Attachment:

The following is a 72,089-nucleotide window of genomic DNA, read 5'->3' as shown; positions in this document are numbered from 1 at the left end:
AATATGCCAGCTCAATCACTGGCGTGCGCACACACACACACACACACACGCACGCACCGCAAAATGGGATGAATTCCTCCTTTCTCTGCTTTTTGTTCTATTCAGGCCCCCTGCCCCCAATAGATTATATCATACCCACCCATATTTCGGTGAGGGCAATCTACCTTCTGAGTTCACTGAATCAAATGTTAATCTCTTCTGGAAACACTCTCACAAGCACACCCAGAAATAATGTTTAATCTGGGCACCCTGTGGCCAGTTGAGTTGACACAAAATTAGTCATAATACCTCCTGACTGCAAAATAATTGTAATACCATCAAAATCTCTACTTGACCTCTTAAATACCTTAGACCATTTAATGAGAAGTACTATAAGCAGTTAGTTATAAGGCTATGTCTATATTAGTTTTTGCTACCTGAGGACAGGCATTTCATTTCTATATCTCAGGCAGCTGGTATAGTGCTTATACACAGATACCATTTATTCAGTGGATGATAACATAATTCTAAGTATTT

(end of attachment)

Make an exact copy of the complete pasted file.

The following is a 72,089-nucleotide window of genomic DNA, read 5'->3' as shown; positions in this document are numbered from 1 at the left end:
AATATGCCAGCTCAATCACTGGCGTGCGCACACACACACACACACACACGCACGCACCGCAAAATGGGATGAATTCCTCCTTTCTCTGCTTTTTGTTCTATTCAGGCCCCCTGCCCCCAATAGATTATATCATACCCACCCATATTTCGGTGAGGGCAATCTACCTTCTGAGTTCACTGAATCAAATGTTAATCTCTTCTGGAAACACTCTCACAAGCACACCCAGAAATAATGTTTAATCTGGGCACCCTGTGGCCAGTTGAGTTGACACAAAATTAGTCATAATACCTCCTGACTGCAAAATAATTGTAATACCATCAAAATCTCTACTTGACCTCTTAAATACCTTAGACCATTTAATGAGAAGTACTATAAGCAGTTAGTTATAAGGCTATGTCTATATTAGTTTTTGCTACCTGAGGACAGGCATTTCATTTCTATATCTCAGGCAGCTGGTATAGTGCTTATACACAGATACCATTTATTCAGTGGATGATAACATAATTCTAAGTATTT